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  5. "Wy nosicie małe czapki."

"Wy nosicie małe czapki."

Translation:You wear small caps.

January 2, 2016



Is there any reason "you are wearing small caps" isn't accepted? I know that English uses the present tense far leas than most languages, preferring the present progressive instead but for all I know it's possible Polish also dislikes the present tense more than most languages


I can see how the course is directing learners in a certain direction however, I'm concerned it's not teaching me to think, just to answer in a manner to get the question correct.


Well, that depends on how you approach it.

Serious learners likely have other resources on the side to deeply study the grammar every time they come across something they don't understand.

Then there are people like me who just quickly breeze through the lessons asap "quantity over quality" style to get the grammar into my linguistic muscle memory. I don't want to think about how a sentence is structured when I speak, I'd rather get it right through sheer habit.

(Especially since I'm only learning for fun and to eavesdrop on my polish co-workers)

How you learn a language best is different from person to person, maybe try experimenting with some other resources on the side if duo doesn't feel quite right?


I agree with your "I don't want to think about how a sentence is structured when I speak, I'd rather get it right through sheer habit". That's the way children learn to talk and I think that's the only way to become fluent. Listen and speak (repeat).


I think I understand the sentiment here, but I disagree that habit is the only way to become fluent. I became fluent in Spanish by learning the structure in depth and then immersing myself.
I love that you brought up how children are taught languages: I think if we were better at teaching them the structure the first time around, they would be better at learning new languages later, instead of only getting good at their first


My response to this was: you are wearing small caps. Why is this incorrect?


You are wearing small caps is far better syntax than you wear small caps! You are wearing I suppose implies you are wearing at this moment in time, and you wear implies you wear in general. No other clues in the sentence, both should be considered correct - not the first time this sort of thing is marked incorrect :(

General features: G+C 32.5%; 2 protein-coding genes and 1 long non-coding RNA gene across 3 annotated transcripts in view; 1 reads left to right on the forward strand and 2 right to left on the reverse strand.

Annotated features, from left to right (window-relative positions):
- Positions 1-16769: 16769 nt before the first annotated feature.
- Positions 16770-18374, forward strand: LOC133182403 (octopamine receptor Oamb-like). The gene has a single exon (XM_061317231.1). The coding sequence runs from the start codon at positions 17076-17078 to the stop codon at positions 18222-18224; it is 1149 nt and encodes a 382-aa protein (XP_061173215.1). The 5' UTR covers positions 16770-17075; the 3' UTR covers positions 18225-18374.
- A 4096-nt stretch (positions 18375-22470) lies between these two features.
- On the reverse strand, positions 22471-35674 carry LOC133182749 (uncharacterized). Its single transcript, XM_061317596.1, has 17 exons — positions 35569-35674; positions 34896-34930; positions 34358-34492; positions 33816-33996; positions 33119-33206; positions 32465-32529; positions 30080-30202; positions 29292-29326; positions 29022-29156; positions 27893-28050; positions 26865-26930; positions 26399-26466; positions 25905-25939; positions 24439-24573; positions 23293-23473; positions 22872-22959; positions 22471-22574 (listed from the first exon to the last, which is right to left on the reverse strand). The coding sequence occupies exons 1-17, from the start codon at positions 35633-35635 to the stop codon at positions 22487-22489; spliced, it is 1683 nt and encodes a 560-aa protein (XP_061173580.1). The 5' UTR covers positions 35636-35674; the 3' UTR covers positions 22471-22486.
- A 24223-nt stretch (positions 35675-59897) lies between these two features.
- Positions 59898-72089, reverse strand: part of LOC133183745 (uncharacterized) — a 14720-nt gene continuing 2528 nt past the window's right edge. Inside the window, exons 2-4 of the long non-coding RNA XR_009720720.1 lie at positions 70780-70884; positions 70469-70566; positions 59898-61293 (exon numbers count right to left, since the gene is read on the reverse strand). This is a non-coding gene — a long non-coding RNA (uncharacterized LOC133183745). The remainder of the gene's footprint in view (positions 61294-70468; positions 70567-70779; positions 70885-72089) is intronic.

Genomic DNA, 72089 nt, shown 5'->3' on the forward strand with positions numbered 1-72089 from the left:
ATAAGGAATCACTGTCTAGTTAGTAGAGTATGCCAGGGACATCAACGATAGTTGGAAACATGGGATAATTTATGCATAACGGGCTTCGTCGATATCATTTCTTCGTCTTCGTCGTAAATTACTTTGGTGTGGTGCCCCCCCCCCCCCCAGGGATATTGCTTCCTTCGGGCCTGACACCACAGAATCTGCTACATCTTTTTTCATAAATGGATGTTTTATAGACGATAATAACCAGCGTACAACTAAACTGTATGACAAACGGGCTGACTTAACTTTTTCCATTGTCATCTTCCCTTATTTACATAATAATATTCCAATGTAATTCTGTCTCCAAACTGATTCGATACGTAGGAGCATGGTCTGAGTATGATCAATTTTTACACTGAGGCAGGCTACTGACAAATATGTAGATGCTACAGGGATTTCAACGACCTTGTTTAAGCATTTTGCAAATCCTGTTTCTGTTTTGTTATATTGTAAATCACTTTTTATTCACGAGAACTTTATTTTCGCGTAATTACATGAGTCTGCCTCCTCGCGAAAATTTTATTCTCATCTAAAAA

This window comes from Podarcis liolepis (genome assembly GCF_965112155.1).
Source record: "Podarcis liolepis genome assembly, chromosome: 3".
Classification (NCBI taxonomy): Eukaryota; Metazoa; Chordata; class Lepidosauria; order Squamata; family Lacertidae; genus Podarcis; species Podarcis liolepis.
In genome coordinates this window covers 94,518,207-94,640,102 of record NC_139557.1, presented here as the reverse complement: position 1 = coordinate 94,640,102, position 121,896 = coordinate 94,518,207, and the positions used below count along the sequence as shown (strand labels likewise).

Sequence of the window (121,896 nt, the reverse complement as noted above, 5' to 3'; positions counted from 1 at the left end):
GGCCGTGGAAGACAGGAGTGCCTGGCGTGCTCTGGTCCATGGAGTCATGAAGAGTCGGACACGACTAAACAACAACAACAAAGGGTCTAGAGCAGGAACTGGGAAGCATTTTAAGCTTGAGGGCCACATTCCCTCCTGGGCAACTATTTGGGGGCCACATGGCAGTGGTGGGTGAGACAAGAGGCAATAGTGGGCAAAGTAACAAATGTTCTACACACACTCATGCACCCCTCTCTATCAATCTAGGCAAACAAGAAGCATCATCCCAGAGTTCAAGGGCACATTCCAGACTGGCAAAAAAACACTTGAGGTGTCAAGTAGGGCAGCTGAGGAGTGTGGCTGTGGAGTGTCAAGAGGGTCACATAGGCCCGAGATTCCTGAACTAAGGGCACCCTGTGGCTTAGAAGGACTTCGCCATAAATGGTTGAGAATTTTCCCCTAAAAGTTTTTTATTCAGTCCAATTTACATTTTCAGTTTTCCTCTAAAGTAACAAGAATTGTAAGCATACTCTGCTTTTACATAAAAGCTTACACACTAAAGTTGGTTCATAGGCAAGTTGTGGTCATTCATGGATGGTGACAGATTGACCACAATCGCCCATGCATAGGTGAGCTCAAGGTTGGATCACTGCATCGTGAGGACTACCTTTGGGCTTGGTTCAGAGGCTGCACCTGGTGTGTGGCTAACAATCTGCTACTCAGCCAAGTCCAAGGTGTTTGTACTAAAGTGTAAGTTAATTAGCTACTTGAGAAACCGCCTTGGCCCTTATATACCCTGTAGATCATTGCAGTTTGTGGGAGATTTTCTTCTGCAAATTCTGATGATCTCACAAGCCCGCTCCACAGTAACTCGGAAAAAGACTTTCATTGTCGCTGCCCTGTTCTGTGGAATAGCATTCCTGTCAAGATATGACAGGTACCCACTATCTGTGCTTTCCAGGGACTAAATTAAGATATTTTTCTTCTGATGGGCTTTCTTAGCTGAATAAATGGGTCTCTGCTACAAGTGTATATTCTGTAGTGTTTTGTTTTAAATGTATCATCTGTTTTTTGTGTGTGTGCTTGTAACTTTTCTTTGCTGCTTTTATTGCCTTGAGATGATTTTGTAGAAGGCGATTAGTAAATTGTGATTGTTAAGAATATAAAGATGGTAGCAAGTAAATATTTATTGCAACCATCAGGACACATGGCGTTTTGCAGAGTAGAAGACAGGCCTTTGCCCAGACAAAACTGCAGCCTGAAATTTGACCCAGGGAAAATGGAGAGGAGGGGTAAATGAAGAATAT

Is there a formal you in Polish? I mean do they call each other in plural when they want to be polite (like in some other languages)?


There are polite forms with „pan”, „pani”, „państwo” in third person. There is an entire lesson dedicated to it. Unlike some other (or most) Slavic languages, we don't use plural as formal address.


AGAIN: You're wearing ISN'T the "same as You wear???? (it's all in the present)


weird. It did not accept my answer: "You are wearing small caps", which ok...but it showed me that correct asnwer is You ALL wear small caps. Which to me is very misleading - there is no "wszyscy" in the Polish sentence.


As for "You are wearing small caps", see here: https://forum.duolingo.com/comment/27628688

As for "You all", it's an accepted option for some of the American users, which use "you all" (y'all) as the plural 'you'. If it helps them make the distinction, then we can accept it. And the algorithm clearly considered it to be the closest to your answer.


How come "ye" is not accepted? Its the main second person plural used in Ireland and I believe is also used in the UK. I've very seldom heard "you" being used as a plural when speaking with someone.


Does "wy" also stand for you all not just "you" cause you is "ty"


"Wy" is a plural you. Period. The reason why you don't translate it as "you all" is because "you all" is not typically used in English.


It is very common in the Southeast of the United States, typically contracted to Y'all.


Which case is used for caps?


"nosić" takes a direct object in Accusative.


Do the 'i's change the pronunciation of "nosicie" as if it were "nośićie"? Or "nosziczie"? Or something else?


It's pretty much as if it was „nośićie”.

The letters ś and ć are only written when that sounds occurs before consonants or at the end of a word. Before most vowels those are represented by „si” and „ci”, and before „i” it's just „s” or „c”.

There are only a few words in Polish where the first letter of the „si” or „ci” combination doesn't sound like „śi” or „ći”. Right now I can recall „sinus”, „cito”, and sometimes „cis” (but that one depends on the meaning).


I assume it's similar to the English local dialect of Liverpool and the word 'yous'... If anyone if familiar.


That is also in use in parts of australia- but no this is not the same


The "a" before small hat, isn't ok? How it would be in polish?


"a" isn't ok, because this sentence is in plural.

"a small hat" would be either "mały kapelusz" (a hat with a brim) or "mała czapka" (a baseball cap/hat, a beanie). "małą czapkę" in Accusative (as in this sentence).


Hat/ cap no difference!


Well, "hat" is wider, it includes a hat with a brim (and this is rather what a Polish person will think about if they hear the English word "hat").

Anyway, "hats" work.


In this context I assume it's a baseball cap, a tight hat with a visor.


I recommend a google image search

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